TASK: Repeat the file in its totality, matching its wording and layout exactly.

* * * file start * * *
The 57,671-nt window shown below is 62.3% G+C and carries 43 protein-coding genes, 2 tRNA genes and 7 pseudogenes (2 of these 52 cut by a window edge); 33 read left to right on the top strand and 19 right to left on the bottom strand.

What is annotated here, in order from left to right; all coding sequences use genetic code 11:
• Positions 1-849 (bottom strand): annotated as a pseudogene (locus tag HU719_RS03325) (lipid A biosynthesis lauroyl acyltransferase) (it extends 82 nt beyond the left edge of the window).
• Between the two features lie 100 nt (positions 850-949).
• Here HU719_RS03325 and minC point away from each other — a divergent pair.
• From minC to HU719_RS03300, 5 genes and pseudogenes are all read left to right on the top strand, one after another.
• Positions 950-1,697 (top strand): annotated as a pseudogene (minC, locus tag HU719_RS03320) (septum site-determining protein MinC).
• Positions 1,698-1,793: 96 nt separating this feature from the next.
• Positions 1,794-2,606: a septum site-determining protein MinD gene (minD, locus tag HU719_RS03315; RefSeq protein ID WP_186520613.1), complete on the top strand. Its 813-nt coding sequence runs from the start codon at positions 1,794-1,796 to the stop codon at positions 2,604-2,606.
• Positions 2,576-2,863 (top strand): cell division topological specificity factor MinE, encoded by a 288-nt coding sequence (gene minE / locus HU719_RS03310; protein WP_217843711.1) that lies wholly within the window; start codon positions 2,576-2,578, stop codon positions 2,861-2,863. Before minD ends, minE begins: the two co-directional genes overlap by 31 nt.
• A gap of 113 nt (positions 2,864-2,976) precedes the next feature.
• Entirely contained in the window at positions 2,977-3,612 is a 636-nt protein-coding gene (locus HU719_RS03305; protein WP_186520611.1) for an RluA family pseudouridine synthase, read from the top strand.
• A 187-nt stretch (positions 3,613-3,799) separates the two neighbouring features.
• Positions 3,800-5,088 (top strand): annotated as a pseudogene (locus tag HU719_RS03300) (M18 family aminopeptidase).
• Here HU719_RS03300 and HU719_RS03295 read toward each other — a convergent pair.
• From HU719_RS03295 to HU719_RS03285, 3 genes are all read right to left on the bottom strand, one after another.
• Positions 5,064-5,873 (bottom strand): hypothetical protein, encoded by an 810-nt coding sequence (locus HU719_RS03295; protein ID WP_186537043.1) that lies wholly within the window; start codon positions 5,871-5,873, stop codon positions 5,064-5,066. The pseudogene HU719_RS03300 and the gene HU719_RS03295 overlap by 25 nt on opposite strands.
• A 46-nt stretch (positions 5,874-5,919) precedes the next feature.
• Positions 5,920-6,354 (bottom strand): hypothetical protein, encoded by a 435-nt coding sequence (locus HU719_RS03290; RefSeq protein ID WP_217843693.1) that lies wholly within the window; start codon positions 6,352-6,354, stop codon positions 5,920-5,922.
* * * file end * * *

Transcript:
The 57,671-nt window shown below is 62.3% G+C and carries 43 protein-coding genes, 2 tRNA genes and 7 pseudogenes (2 of these 52 cut by a window edge); 33 read left to right on the top strand and 19 right to left on the bottom strand.

What is annotated here, in order from left to right; all coding sequences use genetic code 11:
• Positions 1-849 (bottom strand): annotated as a pseudogene (locus tag HU719_RS03325) (lipid A biosynthesis lauroyl acyltransferase) (it extends 82 nt beyond the left edge of the window).
• Between the two features lie 100 nt (positions 850-949).
• Here HU719_RS03325 and minC point away from each other — a divergent pair.
• From minC to HU719_RS03300, 5 genes and pseudogenes are all read left to right on the top strand, one after another.
• Positions 950-1,697 (top strand): annotated as a pseudogene (minC, locus tag HU719_RS03320) (septum site-determining protein MinC).
• Positions 1,698-1,793: 96 nt separating this feature from the next.
• Positions 1,794-2,606: a septum site-determining protein MinD gene (minD, locus tag HU719_RS03315; RefSeq protein ID WP_186520613.1), complete on the top strand. Its 813-nt coding sequence runs from the start codon at positions 1,794-1,796 to the stop codon at positions 2,604-2,606.
• Positions 2,576-2,863 (top strand): cell division topological specificity factor MinE, encoded by a 288-nt coding sequence (gene minE / locus HU719_RS03310; protein WP_217843711.1) that lies wholly within the window; start codon positions 2,576-2,578, stop codon positions 2,861-2,863. Before minD ends, minE begins: the two co-directional genes overlap by 31 nt.
• A gap of 113 nt (positions 2,864-2,976) precedes the next feature.
• Entirely contained in the window at positions 2,977-3,612 is a 636-nt protein-coding gene (locus HU719_RS03305; protein WP_186520611.1) for an RluA family pseudouridine synthase, read from the top strand.
• A 187-nt stretch (positions 3,613-3,799) separates the two neighbouring features.
• Positions 3,800-5,088 (top strand): annotated as a pseudogene (locus tag HU719_RS03300) (M18 family aminopeptidase).
• Here HU719_RS03300 and HU719_RS03295 read toward each other — a convergent pair.
• From HU719_RS03295 to HU719_RS03285, 3 genes are all read right to left on the bottom strand, one after another.
• Positions 5,064-5,873 (bottom strand): hypothetical protein, encoded by an 810-nt coding sequence (locus HU719_RS03295; protein ID WP_186537043.1) that lies wholly within the window; start codon positions 5,871-5,873, stop codon positions 5,064-5,066. The pseudogene HU719_RS03300 and the gene HU719_RS03295 overlap by 25 nt on opposite strands.
• A 46-nt stretch (positions 5,874-5,919) precedes the next feature.
• Positions 5,920-6,354 (bottom strand): hypothetical protein, encoded by a 435-nt coding sequence (locus HU719_RS03290; RefSeq protein ID WP_217843693.1) that lies wholly within the window; start codon positions 6,352-6,354, stop codon positions 5,920-5,922.